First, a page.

“Those kids sleep all the time!” Grandparents have long been heard to complain that their teenage grandchildren stay in bed until noon if they have a chance—and these seniors probably remember how hard it was to get their own teens out of bed for school in the morning!
Seniors also may express the wish that they could “sleep like a baby”—or a teen. It’s true that sleep problems become more common as we grow older. Physical pain, depression, cognitive changes, frequent urination or the side effects of certain medications can make it hard to get a good night’s sleep.
But gerontologists and sleep experts have long noted that some seniors might believe they are suffering from insomnia merely because they don’t sleep as many hours as they think they should.
How much sleep do seniors need? A study recently published in Sleep Health: Journal of the National Sleep Foundation included recommendations from a panel of sleep experts about how much sleep people need, broken down by age groups.
As one would expect, newborns should sleep the most, from 14-17 hours each day. The number of hours needed decreases as children grow older—but teens, say the experts, still need from 8-10 hours of sleep each day. By contrast, people older than 65 only need 7-8 hours.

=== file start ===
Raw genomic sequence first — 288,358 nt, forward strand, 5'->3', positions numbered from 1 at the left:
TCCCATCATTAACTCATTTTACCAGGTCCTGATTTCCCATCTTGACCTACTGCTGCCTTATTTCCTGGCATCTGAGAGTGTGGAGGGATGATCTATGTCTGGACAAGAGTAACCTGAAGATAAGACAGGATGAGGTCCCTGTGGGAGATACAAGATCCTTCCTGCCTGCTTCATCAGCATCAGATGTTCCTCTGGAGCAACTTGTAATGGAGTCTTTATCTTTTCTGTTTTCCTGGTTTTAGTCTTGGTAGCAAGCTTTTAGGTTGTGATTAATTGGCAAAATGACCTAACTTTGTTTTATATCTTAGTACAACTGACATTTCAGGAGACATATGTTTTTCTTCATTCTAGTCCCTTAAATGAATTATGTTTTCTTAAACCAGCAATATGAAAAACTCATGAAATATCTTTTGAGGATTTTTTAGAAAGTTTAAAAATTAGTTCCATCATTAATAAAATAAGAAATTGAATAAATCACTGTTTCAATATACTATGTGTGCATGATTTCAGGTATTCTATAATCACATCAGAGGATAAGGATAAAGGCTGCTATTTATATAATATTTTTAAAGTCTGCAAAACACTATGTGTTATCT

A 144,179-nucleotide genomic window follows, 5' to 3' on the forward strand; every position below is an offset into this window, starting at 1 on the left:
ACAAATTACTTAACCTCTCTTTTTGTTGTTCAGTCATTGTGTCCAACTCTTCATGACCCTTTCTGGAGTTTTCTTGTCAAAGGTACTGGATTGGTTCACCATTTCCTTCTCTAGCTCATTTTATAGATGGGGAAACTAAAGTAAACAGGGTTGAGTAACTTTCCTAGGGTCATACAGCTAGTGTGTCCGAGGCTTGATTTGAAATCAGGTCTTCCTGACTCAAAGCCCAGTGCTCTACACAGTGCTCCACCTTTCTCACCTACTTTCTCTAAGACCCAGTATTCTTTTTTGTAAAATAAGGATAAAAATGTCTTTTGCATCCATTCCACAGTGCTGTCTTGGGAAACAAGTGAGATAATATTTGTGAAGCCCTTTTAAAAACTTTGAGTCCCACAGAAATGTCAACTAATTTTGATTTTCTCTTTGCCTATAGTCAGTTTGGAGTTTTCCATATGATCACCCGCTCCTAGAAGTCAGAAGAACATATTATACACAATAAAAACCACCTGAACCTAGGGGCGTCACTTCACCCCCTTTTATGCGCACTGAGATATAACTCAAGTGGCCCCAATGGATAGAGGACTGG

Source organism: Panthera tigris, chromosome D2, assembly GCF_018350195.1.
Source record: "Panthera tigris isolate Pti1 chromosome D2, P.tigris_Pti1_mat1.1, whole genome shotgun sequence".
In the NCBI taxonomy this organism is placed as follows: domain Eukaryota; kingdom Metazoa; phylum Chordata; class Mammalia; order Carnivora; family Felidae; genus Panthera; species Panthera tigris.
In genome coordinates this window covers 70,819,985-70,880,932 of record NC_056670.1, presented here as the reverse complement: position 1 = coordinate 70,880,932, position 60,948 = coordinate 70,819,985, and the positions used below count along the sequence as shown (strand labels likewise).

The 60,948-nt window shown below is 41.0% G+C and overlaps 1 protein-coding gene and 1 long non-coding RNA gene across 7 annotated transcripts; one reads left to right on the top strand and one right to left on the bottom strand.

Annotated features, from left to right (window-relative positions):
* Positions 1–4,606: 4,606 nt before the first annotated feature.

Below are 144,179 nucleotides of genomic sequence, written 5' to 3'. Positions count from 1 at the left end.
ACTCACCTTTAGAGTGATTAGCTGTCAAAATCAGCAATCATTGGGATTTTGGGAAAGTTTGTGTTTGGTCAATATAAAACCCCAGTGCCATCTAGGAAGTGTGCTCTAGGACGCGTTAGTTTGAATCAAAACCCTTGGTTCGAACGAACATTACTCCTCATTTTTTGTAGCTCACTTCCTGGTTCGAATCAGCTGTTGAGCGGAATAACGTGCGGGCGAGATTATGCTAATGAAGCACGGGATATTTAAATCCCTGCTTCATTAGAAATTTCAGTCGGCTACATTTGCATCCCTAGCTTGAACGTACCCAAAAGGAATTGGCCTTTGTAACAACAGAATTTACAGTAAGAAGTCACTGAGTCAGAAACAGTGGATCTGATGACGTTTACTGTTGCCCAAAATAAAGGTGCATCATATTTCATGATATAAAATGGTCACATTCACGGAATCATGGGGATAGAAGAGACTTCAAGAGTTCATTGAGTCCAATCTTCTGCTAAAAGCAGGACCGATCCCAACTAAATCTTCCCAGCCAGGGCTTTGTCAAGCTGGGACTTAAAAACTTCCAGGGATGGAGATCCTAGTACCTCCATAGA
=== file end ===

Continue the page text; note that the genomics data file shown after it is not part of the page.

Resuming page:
If you are having trouble falling asleep or staying asleep, practice good sleep hygiene. This includes keeping your bedroom dark, quiet and at a comfortable temperature; avoiding caffeine and alcohol close to bedtime; getting enough exercise; and avoiding daytime napping. If sleep problems persist, talk to your doctor.
Lydia DonCarlos, PhD, a neuroendocrinologist from Loyola University Chicago Stritch School of Medicine, served as a member of the National Sleep Foundation expert panel that made the new recommendations. Says DonCarlos, “We still have a great deal to learn about the function of sleep. We know it’s restorative and important for memory consolidation. But we don’t know the details of what the function of sleep is, even though it is how we spend one-third of our lives.”